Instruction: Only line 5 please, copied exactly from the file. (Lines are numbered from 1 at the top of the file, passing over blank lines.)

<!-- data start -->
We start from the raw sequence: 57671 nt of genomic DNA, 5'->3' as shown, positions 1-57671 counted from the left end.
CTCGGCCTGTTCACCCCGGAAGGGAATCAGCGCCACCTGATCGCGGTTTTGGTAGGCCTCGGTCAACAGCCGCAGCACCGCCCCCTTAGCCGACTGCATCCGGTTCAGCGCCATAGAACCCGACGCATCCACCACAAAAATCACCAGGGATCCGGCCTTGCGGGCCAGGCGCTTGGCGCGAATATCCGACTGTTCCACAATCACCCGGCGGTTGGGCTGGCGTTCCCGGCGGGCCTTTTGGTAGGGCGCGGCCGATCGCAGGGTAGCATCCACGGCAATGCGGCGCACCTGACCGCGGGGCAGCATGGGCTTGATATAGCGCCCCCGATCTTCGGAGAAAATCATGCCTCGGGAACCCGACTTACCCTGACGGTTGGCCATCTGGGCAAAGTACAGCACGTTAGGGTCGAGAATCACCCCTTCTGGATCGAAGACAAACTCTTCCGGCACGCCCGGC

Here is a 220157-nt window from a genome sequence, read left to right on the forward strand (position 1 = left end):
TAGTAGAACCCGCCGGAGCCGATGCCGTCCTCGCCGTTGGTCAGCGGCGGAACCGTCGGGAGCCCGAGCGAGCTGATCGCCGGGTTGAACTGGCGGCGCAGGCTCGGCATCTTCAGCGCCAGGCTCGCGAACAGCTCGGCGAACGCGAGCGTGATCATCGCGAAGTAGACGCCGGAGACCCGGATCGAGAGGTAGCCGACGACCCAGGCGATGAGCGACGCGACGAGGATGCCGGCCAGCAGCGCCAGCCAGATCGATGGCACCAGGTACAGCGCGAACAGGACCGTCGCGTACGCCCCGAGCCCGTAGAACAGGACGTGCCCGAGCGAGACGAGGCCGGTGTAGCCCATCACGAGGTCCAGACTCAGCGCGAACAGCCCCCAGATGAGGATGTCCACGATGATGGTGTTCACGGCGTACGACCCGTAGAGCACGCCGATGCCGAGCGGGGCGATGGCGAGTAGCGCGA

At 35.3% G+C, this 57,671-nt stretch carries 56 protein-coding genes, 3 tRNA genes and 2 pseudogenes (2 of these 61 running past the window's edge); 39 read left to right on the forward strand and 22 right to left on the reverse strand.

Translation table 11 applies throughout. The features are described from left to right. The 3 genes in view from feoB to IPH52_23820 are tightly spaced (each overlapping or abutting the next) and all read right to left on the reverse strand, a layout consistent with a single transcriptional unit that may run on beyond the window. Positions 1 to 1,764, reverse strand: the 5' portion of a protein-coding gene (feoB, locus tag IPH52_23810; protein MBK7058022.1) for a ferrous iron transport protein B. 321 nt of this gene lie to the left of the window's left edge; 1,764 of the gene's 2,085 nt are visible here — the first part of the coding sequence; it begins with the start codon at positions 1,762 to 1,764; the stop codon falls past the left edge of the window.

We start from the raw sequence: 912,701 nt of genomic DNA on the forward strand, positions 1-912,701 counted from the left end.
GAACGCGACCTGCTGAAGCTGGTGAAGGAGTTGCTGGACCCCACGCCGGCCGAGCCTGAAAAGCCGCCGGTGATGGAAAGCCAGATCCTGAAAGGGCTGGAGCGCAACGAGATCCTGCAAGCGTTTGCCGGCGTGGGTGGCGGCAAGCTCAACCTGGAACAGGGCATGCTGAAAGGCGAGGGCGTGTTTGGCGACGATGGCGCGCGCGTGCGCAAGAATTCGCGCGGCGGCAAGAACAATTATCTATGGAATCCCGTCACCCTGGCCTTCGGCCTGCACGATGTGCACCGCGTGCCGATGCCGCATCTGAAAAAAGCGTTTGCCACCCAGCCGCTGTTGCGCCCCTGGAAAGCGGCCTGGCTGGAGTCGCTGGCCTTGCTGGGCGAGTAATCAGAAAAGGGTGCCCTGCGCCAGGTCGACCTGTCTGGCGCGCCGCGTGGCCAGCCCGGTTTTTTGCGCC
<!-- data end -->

At 35.3% G+C, this 57,671-nt stretch carries 56 protein-coding genes, 3 tRNA genes and 2 pseudogenes (2 of these 61 running past the window's edge); 39 read left to right on the forward strand and 22 right to left on the reverse strand.